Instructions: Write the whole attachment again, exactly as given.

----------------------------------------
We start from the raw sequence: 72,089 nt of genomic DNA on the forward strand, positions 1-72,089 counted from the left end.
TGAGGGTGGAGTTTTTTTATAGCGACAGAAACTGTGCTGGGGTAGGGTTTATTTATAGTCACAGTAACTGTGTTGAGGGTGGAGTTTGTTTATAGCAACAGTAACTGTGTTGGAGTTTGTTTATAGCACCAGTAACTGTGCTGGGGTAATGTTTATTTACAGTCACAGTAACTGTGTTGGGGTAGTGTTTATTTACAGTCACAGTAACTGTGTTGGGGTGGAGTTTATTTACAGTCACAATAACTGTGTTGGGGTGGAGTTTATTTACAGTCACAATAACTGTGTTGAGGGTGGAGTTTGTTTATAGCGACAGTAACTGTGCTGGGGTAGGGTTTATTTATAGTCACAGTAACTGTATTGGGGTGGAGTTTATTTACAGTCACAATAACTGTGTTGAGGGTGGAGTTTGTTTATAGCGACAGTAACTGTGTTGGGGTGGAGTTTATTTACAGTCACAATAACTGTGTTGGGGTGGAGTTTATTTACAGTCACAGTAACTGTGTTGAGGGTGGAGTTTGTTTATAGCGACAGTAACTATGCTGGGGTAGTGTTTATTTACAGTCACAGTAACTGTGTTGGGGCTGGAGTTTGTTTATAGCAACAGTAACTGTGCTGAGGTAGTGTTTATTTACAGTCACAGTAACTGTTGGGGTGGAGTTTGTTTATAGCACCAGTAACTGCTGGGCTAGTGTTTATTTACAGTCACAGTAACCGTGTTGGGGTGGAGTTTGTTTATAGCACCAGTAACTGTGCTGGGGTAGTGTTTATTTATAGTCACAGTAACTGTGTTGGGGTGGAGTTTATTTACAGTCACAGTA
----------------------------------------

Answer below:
We start from the raw sequence: 72,089 nt of genomic DNA on the forward strand, positions 1-72,089 counted from the left end.
TGAGGGTGGAGTTTTTTTATAGCGACAGAAACTGTGCTGGGGTAGGGTTTATTTATAGTCACAGTAACTGTGTTGAGGGTGGAGTTTGTTTATAGCAACAGTAACTGTGTTGGAGTTTGTTTATAGCACCAGTAACTGTGCTGGGGTAATGTTTATTTACAGTCACAGTAACTGTGTTGGGGTAGTGTTTATTTACAGTCACAGTAACTGTGTTGGGGTGGAGTTTATTTACAGTCACAATAACTGTGTTGGGGTGGAGTTTATTTACAGTCACAATAACTGTGTTGAGGGTGGAGTTTGTTTATAGCGACAGTAACTGTGCTGGGGTAGGGTTTATTTATAGTCACAGTAACTGTATTGGGGTGGAGTTTATTTACAGTCACAATAACTGTGTTGAGGGTGGAGTTTGTTTATAGCGACAGTAACTGTGTTGGGGTGGAGTTTATTTACAGTCACAATAACTGTGTTGGGGTGGAGTTTATTTACAGTCACAGTAACTGTGTTGAGGGTGGAGTTTGTTTATAGCGACAGTAACTATGCTGGGGTAGTGTTTATTTACAGTCACAGTAACTGTGTTGGGGCTGGAGTTTGTTTATAGCAACAGTAACTGTGCTGAGGTAGTGTTTATTTACAGTCACAGTAACTGTTGGGGTGGAGTTTGTTTATAGCACCAGTAACTGCTGGGCTAGTGTTTATTTACAGTCACAGTAACCGTGTTGGGGTGGAGTTTGTTTATAGCACCAGTAACTGTGCTGGGGTAGTGTTTATTTATAGTCACAGTAACTGTGTTGGGGTGGAGTTTATTTACAGTCACAGTA